When the first space missions flew past Saturn at the end of the 1970s, very little was known about this mysterious and beautiful world.
Saturn, the most distant planet that could be seen by ancient astronomers, had appeared for centuries only like a bright star in the night sky.
Only when the telescope was invented at the beginning of the 17th century could human eyes see for the first time that this celestial body was actually a planet.
To Galileo Galilei, the planet appeared as a ‘triplet’ (a planet and two large moons) but in 1655 Dutch scientist Christiaan Huygens saw that the two ‘moons’ were in fact a thin flat ring surrounding the planet. It later became clear that this ring was really a system of rings.
Italian astronomer Jean-Domenique Cassini discovered in 1675 that the ‘ring’ consisted of an outer ring and an inner ring, separated by a darker band, now known as the ‘Cassini Division’.
Nearly two centuries later, the Scottish physicist James Clerk Maxwell proved that the rings had to consist of many small particles, all orbiting Saturn like individual moons.
Of all the planets, Saturn still has the highest number of actual satellites, currently counted at 31. The largest moon, Titan, was discovered by Huygens in 1655. Four more were first observed by Cassini and, thanks to better telescopes, nine more moons were known by the beginning of the 20th century.
Titan has its own atmosphere, and Dutch-born astronomer Gerard Kuiper discovered that it contained methane in 1944. This made Titan unique in the Solar System. A relatively thin atmosphere has only ever been found on two other large moons, Jupiter’s Io and Neptune’s Triton.
The space age is transforming our knowledge of Saturn and Titan
Saturn and Titan still had much yet to unveil. Before the late 1970s, ground observations had shown Saturn itself to be a large ball of hydrogen and helium, flattened at the poles due to its rapid rotation.
Occasionally, light and dark spots could be seen in the vague bands of cloud running parallel to the equator. Virtually nothing was known about the moons, except for their orbits, orbital periods and rough sizes.
The US Pioneer 11 spacecraft provided sensational discoveries in 1979. Cassini’s ‘division’ was not empty but consisted of a myriad of thin dust rings. Outside the outermost known ring, yet another ring was found.
Saturn revealed a strong magnetic field, much more powerful than that of Earth. This meant that Saturn, like Jupiter, had to have a core of liquid hydrogen and helium compressed so much that the mixture has the properties of a metal. Strangely, the axis of this magnetic field almost coincides with the axis of rotation; this is unique in the Solar System.
Finally, Pioneer 11 discovered that Saturn radiates more heat than it receives from the Sun. Originally it was thought, as with Jupiter, that this was due to the slow shrinking of the planet. However, from detailed calculations it emerged that Saturn cannot shrink any further and had already reached its current size 2000 million years ago.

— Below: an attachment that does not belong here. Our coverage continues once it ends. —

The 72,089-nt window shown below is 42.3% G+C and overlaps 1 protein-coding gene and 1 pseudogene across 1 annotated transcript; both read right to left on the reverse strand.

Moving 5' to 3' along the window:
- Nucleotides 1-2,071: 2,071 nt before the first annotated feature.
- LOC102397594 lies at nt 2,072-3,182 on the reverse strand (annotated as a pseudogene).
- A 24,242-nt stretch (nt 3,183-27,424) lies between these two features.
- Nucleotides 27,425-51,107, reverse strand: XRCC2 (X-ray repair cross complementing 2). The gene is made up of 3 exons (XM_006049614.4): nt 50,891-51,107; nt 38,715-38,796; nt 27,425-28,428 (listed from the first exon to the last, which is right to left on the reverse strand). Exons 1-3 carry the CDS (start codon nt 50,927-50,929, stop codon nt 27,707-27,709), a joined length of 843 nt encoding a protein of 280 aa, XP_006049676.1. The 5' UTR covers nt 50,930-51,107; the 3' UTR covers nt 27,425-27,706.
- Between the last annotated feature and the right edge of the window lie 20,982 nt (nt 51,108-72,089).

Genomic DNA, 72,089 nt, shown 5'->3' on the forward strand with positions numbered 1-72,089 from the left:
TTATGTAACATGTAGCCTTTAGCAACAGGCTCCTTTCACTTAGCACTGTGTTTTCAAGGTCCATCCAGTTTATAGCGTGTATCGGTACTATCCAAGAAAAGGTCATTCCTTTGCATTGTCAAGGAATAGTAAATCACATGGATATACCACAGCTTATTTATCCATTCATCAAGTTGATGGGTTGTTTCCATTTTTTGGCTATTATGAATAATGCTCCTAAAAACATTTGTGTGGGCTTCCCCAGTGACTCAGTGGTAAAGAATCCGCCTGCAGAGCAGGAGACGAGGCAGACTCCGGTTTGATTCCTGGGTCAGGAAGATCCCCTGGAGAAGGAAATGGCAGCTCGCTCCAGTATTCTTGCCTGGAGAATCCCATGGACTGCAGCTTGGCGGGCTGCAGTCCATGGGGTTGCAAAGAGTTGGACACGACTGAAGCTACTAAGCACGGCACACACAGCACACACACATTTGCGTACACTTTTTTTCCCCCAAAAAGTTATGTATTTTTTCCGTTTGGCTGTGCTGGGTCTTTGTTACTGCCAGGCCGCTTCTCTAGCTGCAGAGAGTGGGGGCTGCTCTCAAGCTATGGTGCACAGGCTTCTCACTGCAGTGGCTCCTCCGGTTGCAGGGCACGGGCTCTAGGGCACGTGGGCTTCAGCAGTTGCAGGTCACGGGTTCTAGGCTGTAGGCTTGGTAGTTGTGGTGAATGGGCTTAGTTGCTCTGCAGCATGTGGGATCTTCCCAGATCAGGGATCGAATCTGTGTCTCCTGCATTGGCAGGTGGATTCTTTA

When Voyager 1 encountered the planet in 1980, it saw cloud cover, storms and weather systems. To everyone’s surprise, the clouds above the equator appeared to spin with the highest velocity ever measured in the Solar System – up to 1800 kilometres an hour!
Polar auroral lights were also observed for the first time. Both Voyagers photographed the moons known at that time, and discovered some new ones; most consisted mainly of ice and rock, and strewn with craters sometimes so big that they would cover a large proportion of the moon’s surface.
They observed a breathtaking collection of ‘ringlets’, bands often no thicker than a few tens of metres in a subtle balance between the gravity of the planet and of nearby moons. The particles in the rings ranged in size from near-invisible dust grains to icebergs the size of a house.
Saturn has also been a frequent target of the NASA/ESA Hubble Space Telescope, which has produced stunning views of long-lived hurricane-like storms in Saturn’s atmosphere.
The world’s major telescopes, including Hubble, were recently trained on Saturn to observe an event known as a ‘Saturn ring plane crossing’, when the rings are seen edge-on from Earth. During these crossings, faint objects near the planet are easier to see. Many of Saturn’s known moons were discovered during these crossings.
Titan was also observed by the two Voyagers, as well as other telescopes. Both spacecraft could observe its mysterious orange atmosphere, rich in nitrogen, methane and other organic compounds.
ESA’s Infrared Space Observatory found out in 1998 the presence of water vapour in Titan’s atmosphere. Basically Titan exhibits many similarities to conditions that may well once have prevailed on Earth.